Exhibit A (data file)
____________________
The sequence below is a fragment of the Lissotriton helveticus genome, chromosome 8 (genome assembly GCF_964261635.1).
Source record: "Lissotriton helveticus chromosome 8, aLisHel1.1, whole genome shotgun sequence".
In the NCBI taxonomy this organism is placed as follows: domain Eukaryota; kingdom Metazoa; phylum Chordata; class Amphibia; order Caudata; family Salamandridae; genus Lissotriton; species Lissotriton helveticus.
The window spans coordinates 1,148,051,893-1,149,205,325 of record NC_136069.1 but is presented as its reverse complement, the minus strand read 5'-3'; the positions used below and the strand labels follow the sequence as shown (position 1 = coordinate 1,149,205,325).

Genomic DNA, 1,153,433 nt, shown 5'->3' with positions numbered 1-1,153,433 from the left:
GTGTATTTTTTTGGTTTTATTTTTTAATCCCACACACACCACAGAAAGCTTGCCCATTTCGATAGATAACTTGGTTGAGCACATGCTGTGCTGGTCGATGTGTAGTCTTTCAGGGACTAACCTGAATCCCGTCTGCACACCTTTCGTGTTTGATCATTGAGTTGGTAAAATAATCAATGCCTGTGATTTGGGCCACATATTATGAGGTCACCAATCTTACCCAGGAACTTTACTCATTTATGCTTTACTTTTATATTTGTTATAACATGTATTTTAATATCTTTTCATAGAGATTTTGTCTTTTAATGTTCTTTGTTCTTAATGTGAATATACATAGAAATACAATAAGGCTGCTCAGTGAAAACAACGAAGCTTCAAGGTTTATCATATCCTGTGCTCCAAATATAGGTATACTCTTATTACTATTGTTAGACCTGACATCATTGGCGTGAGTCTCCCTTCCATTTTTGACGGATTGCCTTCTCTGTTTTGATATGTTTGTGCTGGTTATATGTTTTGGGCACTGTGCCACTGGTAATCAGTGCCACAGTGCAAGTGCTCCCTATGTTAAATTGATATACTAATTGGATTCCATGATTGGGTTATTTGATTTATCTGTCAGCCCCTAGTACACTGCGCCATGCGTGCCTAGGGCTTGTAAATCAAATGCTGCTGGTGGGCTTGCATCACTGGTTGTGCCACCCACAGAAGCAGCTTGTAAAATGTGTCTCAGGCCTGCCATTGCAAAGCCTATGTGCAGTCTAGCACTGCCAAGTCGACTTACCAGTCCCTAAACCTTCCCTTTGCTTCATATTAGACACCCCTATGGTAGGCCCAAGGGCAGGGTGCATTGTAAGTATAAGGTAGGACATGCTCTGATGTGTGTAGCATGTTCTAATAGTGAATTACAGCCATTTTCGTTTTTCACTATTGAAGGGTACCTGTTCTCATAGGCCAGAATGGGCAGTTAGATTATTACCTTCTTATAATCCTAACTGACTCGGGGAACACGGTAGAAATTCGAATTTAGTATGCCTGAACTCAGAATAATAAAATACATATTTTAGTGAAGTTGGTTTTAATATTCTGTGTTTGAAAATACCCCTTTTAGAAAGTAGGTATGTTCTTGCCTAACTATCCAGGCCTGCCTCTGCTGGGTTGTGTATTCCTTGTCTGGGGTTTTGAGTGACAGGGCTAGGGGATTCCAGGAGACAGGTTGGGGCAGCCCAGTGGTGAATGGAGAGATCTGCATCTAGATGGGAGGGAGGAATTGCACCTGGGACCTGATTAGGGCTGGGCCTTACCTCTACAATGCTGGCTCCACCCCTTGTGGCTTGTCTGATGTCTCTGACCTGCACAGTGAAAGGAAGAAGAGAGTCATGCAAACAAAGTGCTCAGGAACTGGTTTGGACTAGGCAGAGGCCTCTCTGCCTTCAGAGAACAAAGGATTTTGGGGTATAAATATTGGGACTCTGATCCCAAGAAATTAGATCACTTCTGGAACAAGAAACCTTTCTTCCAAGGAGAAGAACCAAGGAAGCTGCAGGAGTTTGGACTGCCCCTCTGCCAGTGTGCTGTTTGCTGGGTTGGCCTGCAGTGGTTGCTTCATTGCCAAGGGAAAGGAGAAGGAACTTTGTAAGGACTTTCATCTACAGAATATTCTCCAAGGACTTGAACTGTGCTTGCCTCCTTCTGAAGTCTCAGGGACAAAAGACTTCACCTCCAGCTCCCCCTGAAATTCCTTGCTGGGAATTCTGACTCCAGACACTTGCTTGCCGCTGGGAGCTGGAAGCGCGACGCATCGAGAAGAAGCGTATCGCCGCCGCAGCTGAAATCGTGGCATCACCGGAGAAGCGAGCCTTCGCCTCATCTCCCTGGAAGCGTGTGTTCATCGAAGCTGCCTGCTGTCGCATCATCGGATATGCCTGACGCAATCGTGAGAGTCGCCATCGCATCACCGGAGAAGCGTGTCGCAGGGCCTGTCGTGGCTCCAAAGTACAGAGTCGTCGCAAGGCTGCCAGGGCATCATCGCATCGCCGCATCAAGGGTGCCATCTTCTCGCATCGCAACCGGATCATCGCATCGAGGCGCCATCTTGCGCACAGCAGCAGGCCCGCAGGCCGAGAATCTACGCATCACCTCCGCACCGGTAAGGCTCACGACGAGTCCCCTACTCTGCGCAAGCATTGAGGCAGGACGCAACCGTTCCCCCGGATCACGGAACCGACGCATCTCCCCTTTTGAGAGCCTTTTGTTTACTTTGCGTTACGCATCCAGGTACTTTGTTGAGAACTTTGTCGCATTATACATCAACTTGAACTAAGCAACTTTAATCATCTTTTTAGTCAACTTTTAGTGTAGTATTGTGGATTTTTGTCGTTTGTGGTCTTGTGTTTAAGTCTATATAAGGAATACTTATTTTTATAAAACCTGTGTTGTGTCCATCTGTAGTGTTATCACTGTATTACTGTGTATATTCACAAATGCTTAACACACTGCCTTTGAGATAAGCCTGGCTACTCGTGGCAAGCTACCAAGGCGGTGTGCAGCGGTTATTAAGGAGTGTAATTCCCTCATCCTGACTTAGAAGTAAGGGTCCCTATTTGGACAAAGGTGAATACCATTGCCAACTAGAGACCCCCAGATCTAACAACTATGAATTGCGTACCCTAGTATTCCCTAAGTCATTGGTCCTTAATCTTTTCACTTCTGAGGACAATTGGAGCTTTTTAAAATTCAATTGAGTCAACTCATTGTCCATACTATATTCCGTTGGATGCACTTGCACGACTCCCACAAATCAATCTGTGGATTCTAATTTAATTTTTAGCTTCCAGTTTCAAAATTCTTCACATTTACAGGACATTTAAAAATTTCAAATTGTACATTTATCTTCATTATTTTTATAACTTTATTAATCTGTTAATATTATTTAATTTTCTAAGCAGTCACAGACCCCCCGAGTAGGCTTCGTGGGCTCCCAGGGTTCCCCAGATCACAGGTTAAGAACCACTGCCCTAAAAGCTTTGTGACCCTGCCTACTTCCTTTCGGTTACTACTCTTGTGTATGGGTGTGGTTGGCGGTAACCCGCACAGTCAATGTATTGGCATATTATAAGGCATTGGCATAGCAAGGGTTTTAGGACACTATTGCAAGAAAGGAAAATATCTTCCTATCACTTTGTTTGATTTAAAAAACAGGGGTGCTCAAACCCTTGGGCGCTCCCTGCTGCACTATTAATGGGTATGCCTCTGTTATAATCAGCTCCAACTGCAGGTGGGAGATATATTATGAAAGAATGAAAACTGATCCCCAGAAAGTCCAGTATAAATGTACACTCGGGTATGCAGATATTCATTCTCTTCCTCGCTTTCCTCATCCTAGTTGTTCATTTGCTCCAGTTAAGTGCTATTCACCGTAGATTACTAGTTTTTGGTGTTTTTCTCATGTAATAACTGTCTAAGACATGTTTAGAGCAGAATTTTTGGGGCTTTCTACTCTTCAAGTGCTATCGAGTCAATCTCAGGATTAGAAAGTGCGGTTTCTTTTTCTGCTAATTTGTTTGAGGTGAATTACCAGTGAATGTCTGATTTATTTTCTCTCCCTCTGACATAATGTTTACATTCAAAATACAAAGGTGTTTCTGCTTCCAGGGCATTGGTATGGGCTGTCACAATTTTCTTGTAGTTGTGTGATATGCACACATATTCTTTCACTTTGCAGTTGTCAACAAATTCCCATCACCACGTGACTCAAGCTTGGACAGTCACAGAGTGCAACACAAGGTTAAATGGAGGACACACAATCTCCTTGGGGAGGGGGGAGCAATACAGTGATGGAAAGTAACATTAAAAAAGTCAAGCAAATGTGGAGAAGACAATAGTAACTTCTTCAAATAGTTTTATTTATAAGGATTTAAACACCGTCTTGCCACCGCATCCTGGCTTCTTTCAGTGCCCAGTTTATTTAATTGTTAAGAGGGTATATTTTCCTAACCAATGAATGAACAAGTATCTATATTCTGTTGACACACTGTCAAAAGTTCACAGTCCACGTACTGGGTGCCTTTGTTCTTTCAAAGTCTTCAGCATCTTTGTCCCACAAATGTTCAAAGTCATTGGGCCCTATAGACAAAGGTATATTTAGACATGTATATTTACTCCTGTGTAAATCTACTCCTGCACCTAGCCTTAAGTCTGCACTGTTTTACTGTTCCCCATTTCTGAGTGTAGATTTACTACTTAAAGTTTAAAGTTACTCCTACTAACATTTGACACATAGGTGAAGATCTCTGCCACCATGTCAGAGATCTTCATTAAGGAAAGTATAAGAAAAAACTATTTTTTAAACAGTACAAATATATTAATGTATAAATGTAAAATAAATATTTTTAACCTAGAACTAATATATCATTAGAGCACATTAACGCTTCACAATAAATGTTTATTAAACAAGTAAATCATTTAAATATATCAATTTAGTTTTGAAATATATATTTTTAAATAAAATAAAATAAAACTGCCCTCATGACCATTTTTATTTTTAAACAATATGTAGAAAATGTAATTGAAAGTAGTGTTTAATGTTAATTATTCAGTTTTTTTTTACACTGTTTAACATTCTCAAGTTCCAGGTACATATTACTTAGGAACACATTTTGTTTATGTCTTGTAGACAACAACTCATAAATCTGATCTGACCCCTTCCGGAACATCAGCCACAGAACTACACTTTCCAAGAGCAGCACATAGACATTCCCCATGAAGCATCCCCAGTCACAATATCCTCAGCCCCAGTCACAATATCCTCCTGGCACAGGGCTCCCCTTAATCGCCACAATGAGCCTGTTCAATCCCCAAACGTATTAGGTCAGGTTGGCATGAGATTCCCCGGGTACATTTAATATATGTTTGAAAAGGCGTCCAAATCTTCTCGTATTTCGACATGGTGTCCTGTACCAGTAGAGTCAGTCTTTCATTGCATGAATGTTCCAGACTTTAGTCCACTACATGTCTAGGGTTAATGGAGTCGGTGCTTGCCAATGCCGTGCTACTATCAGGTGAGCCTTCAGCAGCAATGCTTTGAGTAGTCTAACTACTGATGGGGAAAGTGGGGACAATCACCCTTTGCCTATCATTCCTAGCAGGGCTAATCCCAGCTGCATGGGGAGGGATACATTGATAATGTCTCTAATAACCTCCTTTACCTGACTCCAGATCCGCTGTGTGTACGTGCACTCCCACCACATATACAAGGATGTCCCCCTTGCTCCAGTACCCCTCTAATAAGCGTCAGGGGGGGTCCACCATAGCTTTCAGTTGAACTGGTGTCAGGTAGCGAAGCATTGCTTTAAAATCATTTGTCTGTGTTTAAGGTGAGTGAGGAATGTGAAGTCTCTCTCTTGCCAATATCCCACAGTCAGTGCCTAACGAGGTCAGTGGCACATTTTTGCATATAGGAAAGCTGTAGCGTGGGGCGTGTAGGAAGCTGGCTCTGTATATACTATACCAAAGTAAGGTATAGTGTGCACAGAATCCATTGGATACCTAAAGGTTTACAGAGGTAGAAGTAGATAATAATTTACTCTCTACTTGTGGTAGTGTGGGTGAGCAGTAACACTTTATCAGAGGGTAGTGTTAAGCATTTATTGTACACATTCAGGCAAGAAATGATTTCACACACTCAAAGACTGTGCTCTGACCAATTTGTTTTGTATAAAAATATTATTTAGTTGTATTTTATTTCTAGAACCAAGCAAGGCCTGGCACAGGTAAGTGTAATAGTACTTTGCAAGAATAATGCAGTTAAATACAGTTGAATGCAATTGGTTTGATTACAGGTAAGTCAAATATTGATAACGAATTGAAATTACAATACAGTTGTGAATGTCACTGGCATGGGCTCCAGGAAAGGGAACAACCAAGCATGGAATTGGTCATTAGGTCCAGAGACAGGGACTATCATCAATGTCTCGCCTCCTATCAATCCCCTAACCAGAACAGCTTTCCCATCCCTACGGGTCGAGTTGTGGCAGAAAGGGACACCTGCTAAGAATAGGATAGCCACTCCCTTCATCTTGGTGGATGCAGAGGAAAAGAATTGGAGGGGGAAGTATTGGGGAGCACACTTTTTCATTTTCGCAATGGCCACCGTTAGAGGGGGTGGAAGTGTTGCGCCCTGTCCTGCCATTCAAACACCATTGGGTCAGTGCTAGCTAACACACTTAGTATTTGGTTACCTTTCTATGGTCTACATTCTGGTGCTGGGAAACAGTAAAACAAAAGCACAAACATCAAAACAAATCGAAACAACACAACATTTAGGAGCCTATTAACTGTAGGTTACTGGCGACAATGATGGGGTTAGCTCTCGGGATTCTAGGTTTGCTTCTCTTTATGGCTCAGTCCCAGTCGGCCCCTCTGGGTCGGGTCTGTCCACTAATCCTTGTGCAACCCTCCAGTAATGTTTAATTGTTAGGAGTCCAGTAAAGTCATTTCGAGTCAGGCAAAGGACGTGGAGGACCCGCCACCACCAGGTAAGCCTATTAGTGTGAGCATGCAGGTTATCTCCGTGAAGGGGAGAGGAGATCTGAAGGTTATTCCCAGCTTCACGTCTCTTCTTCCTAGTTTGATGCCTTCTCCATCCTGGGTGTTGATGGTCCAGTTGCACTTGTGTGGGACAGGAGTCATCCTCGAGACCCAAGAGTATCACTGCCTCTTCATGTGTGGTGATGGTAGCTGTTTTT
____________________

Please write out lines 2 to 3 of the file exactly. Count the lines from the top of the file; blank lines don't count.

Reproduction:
Source record: "Lissotriton helveticus chromosome 8, aLisHel1.1, whole genome shotgun sequence".
In the NCBI taxonomy this organism is placed as follows: domain Eukaryota; kingdom Metazoa; phylum Chordata; class Amphibia; order Caudata; family Salamandridae; genus Lissotriton; species Lissotriton helveticus.